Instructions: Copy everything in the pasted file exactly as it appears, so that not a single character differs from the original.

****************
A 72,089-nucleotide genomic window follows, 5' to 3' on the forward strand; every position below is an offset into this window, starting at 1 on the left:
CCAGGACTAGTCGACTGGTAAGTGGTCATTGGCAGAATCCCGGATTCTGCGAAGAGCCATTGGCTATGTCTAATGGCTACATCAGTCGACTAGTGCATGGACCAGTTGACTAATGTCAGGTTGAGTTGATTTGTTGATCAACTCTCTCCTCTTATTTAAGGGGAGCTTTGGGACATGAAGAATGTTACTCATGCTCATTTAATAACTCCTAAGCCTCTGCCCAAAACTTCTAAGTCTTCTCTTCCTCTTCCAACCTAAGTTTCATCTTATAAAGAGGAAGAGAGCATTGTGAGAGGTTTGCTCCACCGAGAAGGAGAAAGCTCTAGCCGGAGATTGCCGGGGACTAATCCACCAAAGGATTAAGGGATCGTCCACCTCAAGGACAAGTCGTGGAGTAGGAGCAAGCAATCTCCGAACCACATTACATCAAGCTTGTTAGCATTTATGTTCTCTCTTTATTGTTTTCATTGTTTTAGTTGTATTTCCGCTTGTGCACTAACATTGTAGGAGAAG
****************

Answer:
A 72,089-nucleotide genomic window follows, 5' to 3' on the forward strand; every position below is an offset into this window, starting at 1 on the left:
CCAGGACTAGTCGACTGGTAAGTGGTCATTGGCAGAATCCCGGATTCTGCGAAGAGCCATTGGCTATGTCTAATGGCTACATCAGTCGACTAGTGCATGGACCAGTTGACTAATGTCAGGTTGAGTTGATTTGTTGATCAACTCTCTCCTCTTATTTAAGGGGAGCTTTGGGACATGAAGAATGTTACTCATGCTCATTTAATAACTCCTAAGCCTCTGCCCAAAACTTCTAAGTCTTCTCTTCCTCTTCCAACCTAAGTTTCATCTTATAAAGAGGAAGAGAGCATTGTGAGAGGTTTGCTCCACCGAGAAGGAGAAAGCTCTAGCCGGAGATTGCCGGGGACTAATCCACCAAAGGATTAAGGGATCGTCCACCTCAAGGACAAGTCGTGGAGTAGGAGCAAGCAATCTCCGAACCACATTACATCAAGCTTGTTAGCATTTATGTTCTCTCTTTATTGTTTTCATTGTTTTAGTTGTATTTCCGCTTGTGCACTAACATTGTAGGAGAAG